It’s 2018. People are drinking less alcohol, renouncing cigarettes, exercising more often and eating healthier. If you’re smart, you’ll get with the program.
Many other articles, especially those under the purview of New Year’s resolutions, will cover methods and choice tips by which to give your mains and appetisers the health kick they need to keep drawing in patrons with increasingly esoteric dietary restrictions. One nutritional piece of advice around this time of the year that can be quite damaging to our restaurants; however, is to cut out desserts entirely as a means of weight loss, unclogging arteries or mood elevation.
While there will always be a market for the uber-indulgent and ever-inventive confectionary creations of your pastry chef, nowadays if you only offer decadent desserts, you run the risk of alienating many with this compelled-to-stay-perfectly-thin mentality and crippling your chances at getting a few extra dollars from every table.
Some may argue that desserts are meant to be decadent and you simply get what you get. I advocate choice insofar as offering a few healthier dessert alternatives so that you can better appeal to this growing trend and thereby maximise revenue per turn. Moreover, if you become known as a spot for healthier desserts, then that alone may spiral into its own marketing engine to further propel awareness and popularity.
In terms of what might actually fit into the oxymoronic category of ‘healthy desserts’, I suggest you go back to basics by excluding flour, refined sugars, butter and creams, and then working resourcefully with fruits, nuts, dark chocolate and unpasteurised honey (which actually contains many valuable nutrients as well as being more flavourful than its processed counterpart). Depending upon your views on dairy, a selection of fine cheeses also makes for an excellent last course.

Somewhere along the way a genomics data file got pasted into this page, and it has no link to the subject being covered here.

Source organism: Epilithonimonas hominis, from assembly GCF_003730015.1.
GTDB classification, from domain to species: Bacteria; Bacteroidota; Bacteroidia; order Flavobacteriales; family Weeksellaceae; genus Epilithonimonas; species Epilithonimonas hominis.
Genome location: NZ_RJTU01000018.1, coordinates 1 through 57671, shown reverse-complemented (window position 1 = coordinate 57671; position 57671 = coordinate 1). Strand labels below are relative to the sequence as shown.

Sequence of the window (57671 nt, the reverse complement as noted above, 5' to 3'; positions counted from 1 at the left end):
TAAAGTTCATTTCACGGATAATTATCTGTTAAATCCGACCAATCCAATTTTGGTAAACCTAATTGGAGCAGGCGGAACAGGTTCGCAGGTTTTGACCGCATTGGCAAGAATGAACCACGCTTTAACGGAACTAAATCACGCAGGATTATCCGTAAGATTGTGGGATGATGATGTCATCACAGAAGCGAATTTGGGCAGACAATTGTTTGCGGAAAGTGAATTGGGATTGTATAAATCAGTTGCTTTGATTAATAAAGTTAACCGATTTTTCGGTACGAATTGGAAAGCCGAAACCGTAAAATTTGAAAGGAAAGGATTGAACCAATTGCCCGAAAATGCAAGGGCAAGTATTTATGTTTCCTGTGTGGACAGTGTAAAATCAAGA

Armed with only these five ingredients or classes of ingredients, challenge your chefs to come up with something wonderful beyond simply a bowl of sliced fruit, honey-baked mixed nuts or chocolate fondue. Make it a bit of a competition. As with many other creative enterprises, sometimes it is the limitations that compel us to produce our most imaginative creations.
Next, consider healthier beverages for the dessert menu. As diets change, milkshakes wane, but so too are alcoholic digestifs. Think about adding cold-pressed juices, smoothies or other healthier concoctions to the list. Much like the challenge you will present to your chefs, ask your bartenders and mixologists to come up with an alcoholic infusion to what would otherwise be deemed a vigorous brew.
As you slice it, with nutritional conscientiousness on the rise, your menu will require improvements to this effect if you are to stay at the top of your game.